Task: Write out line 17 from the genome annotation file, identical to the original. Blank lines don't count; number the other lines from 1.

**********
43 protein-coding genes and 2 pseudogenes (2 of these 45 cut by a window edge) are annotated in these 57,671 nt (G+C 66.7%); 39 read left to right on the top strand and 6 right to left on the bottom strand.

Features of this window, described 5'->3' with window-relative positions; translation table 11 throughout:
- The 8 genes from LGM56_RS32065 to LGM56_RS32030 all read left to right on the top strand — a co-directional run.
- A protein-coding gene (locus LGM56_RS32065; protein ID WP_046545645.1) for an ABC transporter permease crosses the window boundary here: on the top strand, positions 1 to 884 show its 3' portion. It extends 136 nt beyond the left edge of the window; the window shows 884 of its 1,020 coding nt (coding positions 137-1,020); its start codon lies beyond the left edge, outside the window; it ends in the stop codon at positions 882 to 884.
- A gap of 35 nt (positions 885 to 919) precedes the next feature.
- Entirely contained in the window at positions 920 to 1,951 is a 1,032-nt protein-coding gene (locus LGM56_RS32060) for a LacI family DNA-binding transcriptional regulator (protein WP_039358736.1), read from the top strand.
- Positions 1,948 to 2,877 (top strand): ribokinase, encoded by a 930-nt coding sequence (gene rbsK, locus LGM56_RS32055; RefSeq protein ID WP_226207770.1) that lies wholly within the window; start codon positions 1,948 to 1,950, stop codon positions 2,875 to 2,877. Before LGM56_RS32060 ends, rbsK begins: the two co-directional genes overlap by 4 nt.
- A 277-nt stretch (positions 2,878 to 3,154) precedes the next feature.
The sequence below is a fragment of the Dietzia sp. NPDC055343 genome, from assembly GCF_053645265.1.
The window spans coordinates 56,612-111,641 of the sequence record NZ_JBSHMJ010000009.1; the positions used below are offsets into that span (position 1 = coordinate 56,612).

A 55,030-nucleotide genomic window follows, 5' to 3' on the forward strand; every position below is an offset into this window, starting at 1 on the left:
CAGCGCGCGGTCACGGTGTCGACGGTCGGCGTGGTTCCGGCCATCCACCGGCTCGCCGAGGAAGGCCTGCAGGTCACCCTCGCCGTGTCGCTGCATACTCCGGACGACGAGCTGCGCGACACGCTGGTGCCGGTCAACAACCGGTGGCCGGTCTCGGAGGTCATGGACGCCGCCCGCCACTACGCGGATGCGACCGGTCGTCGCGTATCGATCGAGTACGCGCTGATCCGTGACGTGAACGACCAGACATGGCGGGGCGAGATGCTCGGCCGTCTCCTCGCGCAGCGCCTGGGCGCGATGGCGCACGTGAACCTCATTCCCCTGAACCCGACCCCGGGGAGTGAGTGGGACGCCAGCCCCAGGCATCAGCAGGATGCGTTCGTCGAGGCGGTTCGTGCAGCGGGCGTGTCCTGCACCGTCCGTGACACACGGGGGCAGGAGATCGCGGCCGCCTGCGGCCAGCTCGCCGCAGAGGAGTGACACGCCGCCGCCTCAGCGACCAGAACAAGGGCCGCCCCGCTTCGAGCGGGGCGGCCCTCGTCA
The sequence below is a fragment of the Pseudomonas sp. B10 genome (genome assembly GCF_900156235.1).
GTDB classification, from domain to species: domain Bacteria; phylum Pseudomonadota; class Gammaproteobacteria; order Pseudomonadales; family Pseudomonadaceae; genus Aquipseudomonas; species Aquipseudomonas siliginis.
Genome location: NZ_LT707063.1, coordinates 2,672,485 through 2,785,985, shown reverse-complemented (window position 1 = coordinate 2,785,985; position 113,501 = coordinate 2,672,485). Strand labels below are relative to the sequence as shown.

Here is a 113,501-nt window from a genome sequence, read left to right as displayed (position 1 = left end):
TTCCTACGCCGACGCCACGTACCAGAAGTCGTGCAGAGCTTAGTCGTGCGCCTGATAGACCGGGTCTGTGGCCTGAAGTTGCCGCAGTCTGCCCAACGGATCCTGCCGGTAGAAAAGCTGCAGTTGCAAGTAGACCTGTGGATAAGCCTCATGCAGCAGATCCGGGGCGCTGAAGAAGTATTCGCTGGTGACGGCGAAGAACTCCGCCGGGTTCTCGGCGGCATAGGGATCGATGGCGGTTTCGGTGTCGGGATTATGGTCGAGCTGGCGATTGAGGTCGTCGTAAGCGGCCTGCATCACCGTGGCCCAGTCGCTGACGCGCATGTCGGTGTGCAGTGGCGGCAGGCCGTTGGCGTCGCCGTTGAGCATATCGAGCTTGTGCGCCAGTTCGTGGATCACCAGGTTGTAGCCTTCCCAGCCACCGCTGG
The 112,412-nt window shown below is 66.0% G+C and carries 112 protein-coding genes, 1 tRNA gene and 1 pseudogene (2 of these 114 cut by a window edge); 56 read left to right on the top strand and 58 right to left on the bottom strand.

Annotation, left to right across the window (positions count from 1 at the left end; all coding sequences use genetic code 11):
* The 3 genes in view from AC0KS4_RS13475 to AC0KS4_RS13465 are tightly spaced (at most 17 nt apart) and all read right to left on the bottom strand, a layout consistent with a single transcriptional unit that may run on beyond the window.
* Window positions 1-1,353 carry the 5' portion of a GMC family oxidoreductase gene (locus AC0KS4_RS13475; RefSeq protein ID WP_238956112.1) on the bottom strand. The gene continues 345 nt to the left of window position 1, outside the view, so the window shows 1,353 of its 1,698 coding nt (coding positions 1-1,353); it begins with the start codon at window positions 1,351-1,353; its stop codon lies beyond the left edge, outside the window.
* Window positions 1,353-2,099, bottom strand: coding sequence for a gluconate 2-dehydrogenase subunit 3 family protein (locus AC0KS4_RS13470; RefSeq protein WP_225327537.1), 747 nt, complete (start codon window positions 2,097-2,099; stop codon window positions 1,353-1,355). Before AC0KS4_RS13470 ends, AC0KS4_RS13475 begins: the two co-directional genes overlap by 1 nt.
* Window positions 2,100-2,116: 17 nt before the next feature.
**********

TTCCTACGCCGACGCCACGTACCAGAAGTCGTGCAGAGCTTAGTCGTGCGCCTGATAGACCGGGTCTGTGGCCTGAAGTTGCCGCAGTCTGCCCAACGGATCCTGCCGGTAGAAAAGCTGCAGTTGCAAGTAGACCTGTGGATAAGCCTCATGCAGCAGATCCGGGGCGCTGAAGAAGTATTCGCTGGTGACGGCGAAGAACTCCGCCGGGTTCTCGGCGGCATAGGGATCGATGGCGGTTTCGGTGTCGGGATTATGGTCGAGCTGGCGATTGAGGTCGTCGTAAGCGGCCTGCATCACCGTGGCCCAGTCGCTGACGCGCATGTCGGTGTGCAGTGGCGGCAGGCCGTTGGCGTCGCCGTTGAGCATATCGAGCTTGTGCGCCAGTTCGTGGATCACCAGGTTGTAGCCTTCCCAGCCACCGCTGG